|Freshwater accounts for just 2.5% of the earth’s water resources, and its quality and availability are becoming an issue of global concern in the 21st century. Growing human population, over-exploitation of water sources and pressures of global warming mean that both water quantity and quality are affected. In order to effectively manage water quality there is a need for increased monitoring and predictive modelling of freshwater resources. To address these concerns in New Zealand inland waters, an approach which integrates biological and physical sciences is needed. Remote sensing has the potential to allow this integration and vastly increase the temporal and spatial resolution of current monitoring techniques, which typically involve collecting grab-samples. In a complementary way, lake modelling has the potential to enable more effective management of water resources by testing the effectiveness of a range of possible management scenarios prior to implementation. Together, the combination of remote sensing and modelling data allows for improved model initialisation, calibration and validation, which ultimately aid in understanding of complex lake ecosystem processes.
This study investigated the use of remote sensing using empirical and semi-analytical algorithms for the retrieval of chlorophyll a (chl a), tripton, suspended minerals (SM), total suspended sediment (SS) and water surface temperature. It demonstrated the use of spatially resolved statistical techniques for comparing satellite estimated and 3-D simulated water quality and temperature.
An automated procedure was developed for retrieval of chl a from Landsat Enhanced Thematic Mapper (ETM+) imagery, using 106 satellite images captured from 1999 to 2011. Radiative transfer-based atmospheric correction was applied to images using the Second Simulation of the Satellite in the Solar Spectrum model (6sv). For the estimation of chl a over a time series of images, the use of symbolic regression resulted in a significant improvement in the precision of chl a hindcasts compared with traditional regression equations. Results from this investigation suggest that remote sensing provides a valuable tool to assess temporal and spatial distributions of chl a. Bio-optical models were applied to quantify the physical processes responsible for the relationship between chl a concentrations and subsurface irradiance reflectance used in regression algorithms, allowing the identification of possible sources of error in chl a estimation. While the symbolic regression model was more accurate than traditional empirical models, it was still susceptible to errors in optically complex waters such as Lake Rotorua, due to the effect of variations of SS and CDOM on reflectance.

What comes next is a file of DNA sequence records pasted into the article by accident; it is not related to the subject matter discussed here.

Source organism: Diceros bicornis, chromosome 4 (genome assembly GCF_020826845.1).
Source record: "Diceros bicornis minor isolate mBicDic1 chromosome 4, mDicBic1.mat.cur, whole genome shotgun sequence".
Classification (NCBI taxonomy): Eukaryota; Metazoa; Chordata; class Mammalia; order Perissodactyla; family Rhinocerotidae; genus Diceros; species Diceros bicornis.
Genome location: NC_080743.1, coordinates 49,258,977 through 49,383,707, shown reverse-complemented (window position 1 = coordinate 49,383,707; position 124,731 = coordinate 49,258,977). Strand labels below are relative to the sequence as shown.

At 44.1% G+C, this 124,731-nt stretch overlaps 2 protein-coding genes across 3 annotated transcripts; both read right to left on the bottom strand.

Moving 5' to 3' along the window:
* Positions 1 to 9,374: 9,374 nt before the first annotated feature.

Atmospheric correction of Landsat 7 ETM+ thermal data was carried out for the purpose of retrieval of lake water surface temperature in Rotorua lakes, and Lake Taupo, North Island, New Zealand. Atmospheric correction was repeated using four sources of atmospheric profile data as input to a radiative transfer model, MODerate resolution atmospheric TRANsmission (MODTRAN) v.3.7. The retrieved water temperatures from 14 images between 2007 and 2009 were validated using a high-frequency temperature sensor deployed from a mid-lake monitoring buoy at the water surface of Lake Rotorua. The most accurate temperature estimation for Lake Rotorua was with radiosonde data as an input into MODTRAN, followed by Moderate Resolution Imaging Spectroradiometer (MODIS) Level 2, Atmospheric Infrared Sounder (AIRS) Level 3, and NASA data. Retrieved surface water temperature was used for assessing spatial heterogeneity of surface water temperature simulated with a three-dimensional (3-D) hydrodynamic model (ELCOM) of Lake Rotoehu, located approximately 20 km east of Lake Rotorua. This comparison demonstrated that simulations reproduced the dominant horizontal variations in surface water temperature in the lake. The transport and mixing of a geothermal inflow and basin-scale circulation patterns were inferred from thermal distributions from satellite and model estimations of surface water temperature and a spatially resolved statistical evaluation was used to validate simulations. This study has demonstrated the potential of accurate satellite-based thermal monitoring to validate water surface temperature simulated by 3-D hydrodynamic models.